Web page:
What is sexual violence?
Sexual violence can be defined as any unwanted behaviour or contact, of a sexual nature, that has the purpose or effect of causing harm or distress to another individual.
Sexual Violence can take many forms and may include, but is not limited to: rape, assault by penetration, childhood sexual abuse, sexual exploitation, sexual assault including groping, unwelcome sexual advances, sexual harassment including catcalling and wolf-whistling, making sexualised comments (including jokes). It also includes posting pornographic material in shared spaces (physical or virtual), sending sexually explicit e-mails, texts or other communications and includes stalking in person or online.
Who does sexual violence happen to?
Sexual violence and abuse are much more common than people realise with approximately 85,000 women and 12,000 men, in England and Wales, experiencing rape or attempted rape every year (MoJ and HO 2013) and 21% girls and 11% of boys experiencing sexual abuse during childhood (NSPCC 2010). Sexual violence can happen to anyone at any time in their lives regardless of race, sexuality, gender and age.
Sexual violence can be perpetrated within both personal and professional relationships as well as by strangers and acquaintances.
What can prevent people from disclosing sexual violence?
There are many reasons why survivors may be reluctant or unable to disclose that they have experienced sexual violence or abuse. One reason for this is that there is still little open discussion around sexual violence which means that misinformation can be common. Survivors themselves may be influenced by myths and stereotypes that place blame onto the survivor themselves or that minimise or fail to recognise the violence they have experienced. This can lead to survivors struggling with feelings of shame, self-blame and guilt.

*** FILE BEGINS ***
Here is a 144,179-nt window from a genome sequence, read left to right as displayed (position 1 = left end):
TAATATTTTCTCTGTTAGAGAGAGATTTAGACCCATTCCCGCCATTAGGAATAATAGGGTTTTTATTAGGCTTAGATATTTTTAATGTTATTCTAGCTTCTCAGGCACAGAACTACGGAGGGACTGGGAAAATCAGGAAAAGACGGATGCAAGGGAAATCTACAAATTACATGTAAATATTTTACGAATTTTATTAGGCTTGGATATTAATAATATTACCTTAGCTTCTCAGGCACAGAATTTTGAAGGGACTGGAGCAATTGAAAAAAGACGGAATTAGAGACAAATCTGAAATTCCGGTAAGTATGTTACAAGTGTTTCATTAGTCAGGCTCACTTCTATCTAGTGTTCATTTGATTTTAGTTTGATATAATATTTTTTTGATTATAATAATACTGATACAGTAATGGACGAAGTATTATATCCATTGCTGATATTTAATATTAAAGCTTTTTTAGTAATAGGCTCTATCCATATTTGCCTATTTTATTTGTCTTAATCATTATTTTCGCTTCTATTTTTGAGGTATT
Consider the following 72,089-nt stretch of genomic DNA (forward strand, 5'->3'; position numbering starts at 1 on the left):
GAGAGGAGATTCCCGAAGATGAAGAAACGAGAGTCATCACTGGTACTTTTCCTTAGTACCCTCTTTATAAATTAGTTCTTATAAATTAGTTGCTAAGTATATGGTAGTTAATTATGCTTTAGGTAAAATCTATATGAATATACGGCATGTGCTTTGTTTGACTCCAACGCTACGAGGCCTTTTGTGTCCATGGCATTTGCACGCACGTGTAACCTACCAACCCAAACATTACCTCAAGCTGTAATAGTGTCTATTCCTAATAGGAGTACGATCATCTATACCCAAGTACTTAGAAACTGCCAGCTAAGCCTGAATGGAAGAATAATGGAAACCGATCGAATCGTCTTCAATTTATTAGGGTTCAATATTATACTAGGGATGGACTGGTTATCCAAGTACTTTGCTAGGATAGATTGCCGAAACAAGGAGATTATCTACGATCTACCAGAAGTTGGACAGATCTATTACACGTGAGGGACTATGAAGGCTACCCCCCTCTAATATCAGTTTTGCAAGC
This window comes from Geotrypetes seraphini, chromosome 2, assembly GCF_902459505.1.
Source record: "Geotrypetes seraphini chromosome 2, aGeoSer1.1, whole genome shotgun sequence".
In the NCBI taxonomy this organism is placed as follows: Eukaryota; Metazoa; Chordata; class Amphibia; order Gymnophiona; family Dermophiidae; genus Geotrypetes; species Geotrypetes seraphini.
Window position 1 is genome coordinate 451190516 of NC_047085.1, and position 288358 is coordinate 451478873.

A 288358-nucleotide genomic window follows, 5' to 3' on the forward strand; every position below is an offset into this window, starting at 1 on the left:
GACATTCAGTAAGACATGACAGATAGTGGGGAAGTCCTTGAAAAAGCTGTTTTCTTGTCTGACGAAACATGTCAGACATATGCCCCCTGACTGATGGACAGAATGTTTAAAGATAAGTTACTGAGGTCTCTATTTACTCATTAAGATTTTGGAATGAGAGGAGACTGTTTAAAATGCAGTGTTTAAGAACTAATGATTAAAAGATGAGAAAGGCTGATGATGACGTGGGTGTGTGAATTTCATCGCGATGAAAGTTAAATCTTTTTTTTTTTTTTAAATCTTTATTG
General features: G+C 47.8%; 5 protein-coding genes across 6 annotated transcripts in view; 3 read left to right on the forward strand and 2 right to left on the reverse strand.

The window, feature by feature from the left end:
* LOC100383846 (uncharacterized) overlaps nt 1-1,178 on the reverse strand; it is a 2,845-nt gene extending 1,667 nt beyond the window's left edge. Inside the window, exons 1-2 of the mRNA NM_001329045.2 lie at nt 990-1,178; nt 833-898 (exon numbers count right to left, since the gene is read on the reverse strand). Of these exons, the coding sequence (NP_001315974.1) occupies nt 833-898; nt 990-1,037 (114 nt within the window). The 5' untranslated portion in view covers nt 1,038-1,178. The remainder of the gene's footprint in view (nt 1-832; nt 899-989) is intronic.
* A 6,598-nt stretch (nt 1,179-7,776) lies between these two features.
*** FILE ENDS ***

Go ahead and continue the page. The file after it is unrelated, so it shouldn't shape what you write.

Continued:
Sexual violence and abuse thrive on the stigma and silence that surround them and leave those who have been victimised to cope alone. No-one ever deserves or asks for it to happen to them and there is no excuse or justification for sexual violence. There is help and support available to enable you to feel safe and confident enough to seek the support you deserve.
What are the impacts of sexual violence?
Everyone is an individual and so there is no set way to respond to the trauma or impact of sexual violence. It may be that you feel very emotional or depressed, feel guilt, anger or self-blame or have flashbacks and chronic anxiety. Or you may feel numb or completely unemotional. Whatever you feel or don’t feel and however you react is a completely valid response for you in order to cope with what happened to you. If you have had to cope with the impacts of abuse over a long period of time it may be that it is having an impact on your health and wellbeing or on your relationships with others. Talking to someone can really help. Please view our sexual violence information leaflet for contact details of support services available.
Please remember that you are never to blame and that you are not alone.
Sexual violence information leaflet
If you have been raped or experienced any other kind of sexual violence, no matter where you were, what you were doing, what you were wearing, what you were saying, if you were drunk or under the influence of drugs, it was not your fault and you did not deserve this. For a list of places to get advice and support relating to sexual violence and abuse, view our sexual violence information leaflet.
Sexual violence referral pathway
The sexual violence referral pathway aims to provide clear guidance and resources for everyone on campus to help survivors of sexual violence understand their options and where to get appropriate support. View the referral pathway.
If having looked at the pathway you are unsure who to speak to then you can contact either Wellbeing Support Services or the SU Advice Centre and speak to someone about your options and where to get help.
If your studies are affected, we would advise contacting Wellbeing Support Services, the SU Advice Centre, or your personal tutor to get advice on the options available to you e.g. mitigating circumstances, or taking temporary withdrawal.